U.S. Treasuries pared early losses but remained lower in quiet trade Thursday ahead of the final round of auctions for the week and amid added corporate supply following a mixed run of data. The market remains fixated on the directional bent in stocks while awaiting the 30-year auction and next week’s Federal Reserve policy statement.

The 30-year has led lower, recently treading near 2.97% after dropping to a high yield/low price at 2.9915%, from a 2.97% close Tuesday. The 10-year is holding near 2.215% after running between 2.19% and an early 2.23% low versus a 2.183% close. The five-year has been between 1.53% and 1.54% from a 1.517% settlement. The two-year has outperformed but has also stalled, sitting near unchanged at 0.741%

The curve trade has continued along a steepening slope with the gap between the two- and 10-year yields widened to just over 1.47 plus versus 1.44 Wednesday while the yield differential between the five- and 30-years has pushed out to 1.44 from a close under 1.43.

The session’s key event is the $13 billion reopened 30-year auction. Participants are leaning positive on the sale, despite the “ugly” offering in August. The previous sale “tailed” badly as buyers required a significantly higher than expected yield payout to own the issue and foreign interest was flat. A run of corporate debt issuance is also crowding the sale.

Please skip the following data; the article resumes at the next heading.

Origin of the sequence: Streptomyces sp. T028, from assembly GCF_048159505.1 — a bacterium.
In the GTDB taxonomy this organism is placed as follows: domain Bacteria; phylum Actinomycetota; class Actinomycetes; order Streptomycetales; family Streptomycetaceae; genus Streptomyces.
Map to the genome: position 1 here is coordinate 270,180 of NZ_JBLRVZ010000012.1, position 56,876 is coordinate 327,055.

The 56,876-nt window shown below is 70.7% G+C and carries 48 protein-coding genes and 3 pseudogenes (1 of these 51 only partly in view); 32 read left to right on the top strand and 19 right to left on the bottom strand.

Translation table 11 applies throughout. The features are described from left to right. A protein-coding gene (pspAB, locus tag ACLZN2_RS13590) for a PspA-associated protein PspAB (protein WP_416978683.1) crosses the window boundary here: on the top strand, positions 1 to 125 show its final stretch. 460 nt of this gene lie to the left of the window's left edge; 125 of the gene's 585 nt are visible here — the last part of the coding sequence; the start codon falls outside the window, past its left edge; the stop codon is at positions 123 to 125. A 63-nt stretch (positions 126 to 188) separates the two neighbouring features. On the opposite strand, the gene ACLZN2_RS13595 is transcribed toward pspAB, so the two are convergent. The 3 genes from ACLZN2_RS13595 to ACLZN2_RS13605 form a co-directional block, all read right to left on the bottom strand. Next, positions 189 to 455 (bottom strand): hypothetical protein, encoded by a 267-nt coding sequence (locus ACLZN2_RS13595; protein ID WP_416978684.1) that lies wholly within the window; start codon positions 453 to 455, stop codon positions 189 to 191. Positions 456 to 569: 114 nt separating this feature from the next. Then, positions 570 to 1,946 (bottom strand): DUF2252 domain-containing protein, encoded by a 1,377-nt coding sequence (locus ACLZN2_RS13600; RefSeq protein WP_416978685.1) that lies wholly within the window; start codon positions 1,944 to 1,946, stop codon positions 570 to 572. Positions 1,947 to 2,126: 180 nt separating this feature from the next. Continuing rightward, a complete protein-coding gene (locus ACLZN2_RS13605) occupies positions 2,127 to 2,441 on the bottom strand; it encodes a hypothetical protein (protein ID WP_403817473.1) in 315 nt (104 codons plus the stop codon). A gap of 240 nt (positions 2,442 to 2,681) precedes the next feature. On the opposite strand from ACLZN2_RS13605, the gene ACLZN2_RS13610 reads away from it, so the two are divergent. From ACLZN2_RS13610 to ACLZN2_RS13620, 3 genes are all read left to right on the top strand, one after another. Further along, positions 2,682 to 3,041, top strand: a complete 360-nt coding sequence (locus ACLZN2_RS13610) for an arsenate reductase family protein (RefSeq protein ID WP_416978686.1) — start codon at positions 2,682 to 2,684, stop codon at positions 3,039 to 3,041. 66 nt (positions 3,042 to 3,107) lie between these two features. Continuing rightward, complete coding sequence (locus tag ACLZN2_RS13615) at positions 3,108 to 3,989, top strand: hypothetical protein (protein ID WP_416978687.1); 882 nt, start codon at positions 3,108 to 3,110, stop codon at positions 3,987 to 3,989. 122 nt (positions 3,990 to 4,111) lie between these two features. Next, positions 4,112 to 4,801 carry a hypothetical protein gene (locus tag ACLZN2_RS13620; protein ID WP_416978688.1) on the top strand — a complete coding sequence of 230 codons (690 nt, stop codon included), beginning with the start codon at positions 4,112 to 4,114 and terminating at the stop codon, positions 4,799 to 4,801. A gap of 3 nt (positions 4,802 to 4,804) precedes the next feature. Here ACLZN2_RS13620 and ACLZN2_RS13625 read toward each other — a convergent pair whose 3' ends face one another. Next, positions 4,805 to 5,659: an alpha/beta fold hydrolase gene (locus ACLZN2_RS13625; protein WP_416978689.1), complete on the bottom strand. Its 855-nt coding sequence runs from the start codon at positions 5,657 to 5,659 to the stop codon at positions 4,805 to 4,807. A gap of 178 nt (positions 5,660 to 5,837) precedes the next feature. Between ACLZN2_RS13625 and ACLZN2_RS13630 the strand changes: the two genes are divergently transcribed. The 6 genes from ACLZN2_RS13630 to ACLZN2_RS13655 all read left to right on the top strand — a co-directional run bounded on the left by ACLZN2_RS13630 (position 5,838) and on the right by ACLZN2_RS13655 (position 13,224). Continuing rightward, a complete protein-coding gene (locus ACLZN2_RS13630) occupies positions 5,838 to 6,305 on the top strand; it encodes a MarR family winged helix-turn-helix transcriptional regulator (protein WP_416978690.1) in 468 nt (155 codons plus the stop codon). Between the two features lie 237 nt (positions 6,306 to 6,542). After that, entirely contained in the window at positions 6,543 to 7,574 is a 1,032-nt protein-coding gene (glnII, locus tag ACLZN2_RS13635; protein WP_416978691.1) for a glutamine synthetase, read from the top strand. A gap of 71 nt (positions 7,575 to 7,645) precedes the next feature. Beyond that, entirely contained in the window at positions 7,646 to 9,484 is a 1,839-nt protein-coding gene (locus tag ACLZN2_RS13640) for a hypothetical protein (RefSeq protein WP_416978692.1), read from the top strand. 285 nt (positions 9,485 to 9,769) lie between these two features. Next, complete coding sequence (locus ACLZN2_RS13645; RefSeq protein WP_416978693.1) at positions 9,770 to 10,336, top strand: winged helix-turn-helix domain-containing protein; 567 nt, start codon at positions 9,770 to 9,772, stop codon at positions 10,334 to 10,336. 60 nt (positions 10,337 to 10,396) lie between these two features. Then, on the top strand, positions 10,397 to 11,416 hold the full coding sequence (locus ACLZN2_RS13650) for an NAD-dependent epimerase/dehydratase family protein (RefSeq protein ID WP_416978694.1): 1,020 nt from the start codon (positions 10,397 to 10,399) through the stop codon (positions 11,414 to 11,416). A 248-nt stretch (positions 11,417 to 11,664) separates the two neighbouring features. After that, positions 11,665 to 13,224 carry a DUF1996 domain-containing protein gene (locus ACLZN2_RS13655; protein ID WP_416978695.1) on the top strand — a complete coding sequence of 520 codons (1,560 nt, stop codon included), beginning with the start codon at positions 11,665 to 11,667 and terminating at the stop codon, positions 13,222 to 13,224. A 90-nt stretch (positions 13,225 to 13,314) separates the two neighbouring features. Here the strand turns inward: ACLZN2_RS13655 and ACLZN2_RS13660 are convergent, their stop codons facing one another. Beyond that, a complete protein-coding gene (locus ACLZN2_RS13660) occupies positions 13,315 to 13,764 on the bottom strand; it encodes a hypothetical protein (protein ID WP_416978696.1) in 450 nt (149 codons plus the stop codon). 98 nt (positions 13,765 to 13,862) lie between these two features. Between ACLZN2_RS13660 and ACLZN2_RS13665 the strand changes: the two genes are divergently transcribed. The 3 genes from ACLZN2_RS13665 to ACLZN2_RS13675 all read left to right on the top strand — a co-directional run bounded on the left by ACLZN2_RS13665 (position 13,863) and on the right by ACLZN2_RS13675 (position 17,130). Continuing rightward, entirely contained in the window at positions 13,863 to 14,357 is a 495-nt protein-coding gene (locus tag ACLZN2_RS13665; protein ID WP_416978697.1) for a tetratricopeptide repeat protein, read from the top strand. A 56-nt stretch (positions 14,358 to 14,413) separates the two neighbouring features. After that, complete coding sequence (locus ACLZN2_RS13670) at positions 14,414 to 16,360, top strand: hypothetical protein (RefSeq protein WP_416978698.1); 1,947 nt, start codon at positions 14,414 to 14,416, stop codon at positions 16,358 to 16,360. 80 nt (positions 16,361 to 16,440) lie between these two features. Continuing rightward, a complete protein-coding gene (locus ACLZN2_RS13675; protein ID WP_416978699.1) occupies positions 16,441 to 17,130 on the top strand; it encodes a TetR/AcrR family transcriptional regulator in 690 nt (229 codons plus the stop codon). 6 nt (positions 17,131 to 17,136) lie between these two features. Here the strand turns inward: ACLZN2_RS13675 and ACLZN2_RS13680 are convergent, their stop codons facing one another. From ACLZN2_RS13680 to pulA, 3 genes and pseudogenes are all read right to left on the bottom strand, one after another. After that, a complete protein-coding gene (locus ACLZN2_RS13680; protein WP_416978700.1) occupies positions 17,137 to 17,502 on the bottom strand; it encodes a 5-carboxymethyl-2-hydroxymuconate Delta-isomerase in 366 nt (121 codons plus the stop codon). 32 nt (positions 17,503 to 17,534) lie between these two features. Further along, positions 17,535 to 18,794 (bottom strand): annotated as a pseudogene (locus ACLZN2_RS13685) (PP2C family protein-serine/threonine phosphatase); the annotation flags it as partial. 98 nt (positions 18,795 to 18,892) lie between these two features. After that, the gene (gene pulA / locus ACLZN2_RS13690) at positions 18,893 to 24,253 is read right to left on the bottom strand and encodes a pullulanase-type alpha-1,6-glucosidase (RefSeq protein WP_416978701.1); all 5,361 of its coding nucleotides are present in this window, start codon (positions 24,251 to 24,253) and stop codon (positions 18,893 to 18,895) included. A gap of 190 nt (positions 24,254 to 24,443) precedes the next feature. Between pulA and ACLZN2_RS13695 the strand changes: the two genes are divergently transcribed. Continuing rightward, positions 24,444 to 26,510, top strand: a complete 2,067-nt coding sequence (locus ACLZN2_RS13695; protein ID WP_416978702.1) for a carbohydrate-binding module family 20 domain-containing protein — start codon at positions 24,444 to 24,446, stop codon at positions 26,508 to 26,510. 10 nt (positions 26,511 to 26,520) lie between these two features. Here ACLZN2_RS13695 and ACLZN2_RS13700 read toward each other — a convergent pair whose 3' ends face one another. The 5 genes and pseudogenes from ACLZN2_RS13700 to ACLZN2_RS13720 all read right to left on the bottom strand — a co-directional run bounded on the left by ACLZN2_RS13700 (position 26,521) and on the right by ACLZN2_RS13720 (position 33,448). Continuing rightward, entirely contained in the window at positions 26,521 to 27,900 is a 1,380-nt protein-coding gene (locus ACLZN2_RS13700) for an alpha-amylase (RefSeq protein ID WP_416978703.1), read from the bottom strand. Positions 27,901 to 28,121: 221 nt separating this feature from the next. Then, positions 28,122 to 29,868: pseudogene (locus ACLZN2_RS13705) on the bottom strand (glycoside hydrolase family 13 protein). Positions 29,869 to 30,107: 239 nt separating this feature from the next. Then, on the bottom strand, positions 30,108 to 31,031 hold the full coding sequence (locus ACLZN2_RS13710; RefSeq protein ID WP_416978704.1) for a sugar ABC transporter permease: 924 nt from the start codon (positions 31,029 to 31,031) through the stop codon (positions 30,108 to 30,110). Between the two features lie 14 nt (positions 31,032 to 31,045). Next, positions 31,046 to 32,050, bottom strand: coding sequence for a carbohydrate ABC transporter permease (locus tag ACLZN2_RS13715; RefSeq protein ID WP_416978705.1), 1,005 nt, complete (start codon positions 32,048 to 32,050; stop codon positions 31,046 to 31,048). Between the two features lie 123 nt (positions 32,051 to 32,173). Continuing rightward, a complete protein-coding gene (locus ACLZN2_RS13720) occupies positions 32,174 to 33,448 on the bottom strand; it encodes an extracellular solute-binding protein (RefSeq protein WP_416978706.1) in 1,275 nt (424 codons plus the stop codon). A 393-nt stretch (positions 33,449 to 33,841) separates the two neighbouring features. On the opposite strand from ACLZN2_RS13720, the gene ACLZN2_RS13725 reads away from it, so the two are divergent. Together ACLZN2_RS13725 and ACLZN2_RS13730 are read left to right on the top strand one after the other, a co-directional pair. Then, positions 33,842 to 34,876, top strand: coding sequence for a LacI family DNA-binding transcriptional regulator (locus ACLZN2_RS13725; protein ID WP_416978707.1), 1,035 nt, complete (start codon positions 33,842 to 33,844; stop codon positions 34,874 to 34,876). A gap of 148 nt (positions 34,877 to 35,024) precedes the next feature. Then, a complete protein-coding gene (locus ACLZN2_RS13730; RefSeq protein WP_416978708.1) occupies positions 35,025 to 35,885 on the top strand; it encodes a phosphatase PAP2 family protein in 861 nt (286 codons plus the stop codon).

Traders note there is some safe-haven support keeping a lid on selling as the market continues to worry over Chinese growth but the Fed “Should They Stay or Should They Go” remains the key discussion. There is talk that there may be little new to come out of the September 16 – 17 meeting.

The Wall Street Journal’s Fed-whisperer, Jon Hilsenrath, wrote Wednesday that the policy posse remains on the fence on a Sept. rate-hike liftoff, despite assertions from some to that it is time to pull the trigger. Recent data surrounding the inflation scenario and the continuing cratering of commodity prices have added the the no-go camp’s argument.

A run of mixed data showed trade prices tumbled harder than consensus alongside the expected drop in jobless claims and disappointing wholesale inventories.

Treasury will announce details on Monday’s three- and six-month bill auctions along with Tuesday’s 52-week sale and next Thursday’s 10-year Treasury Inflation Protected (TIPS) notes at 11 a.m. The $13 billion reopened 30-year bonds will be auctioned at 1 p.m.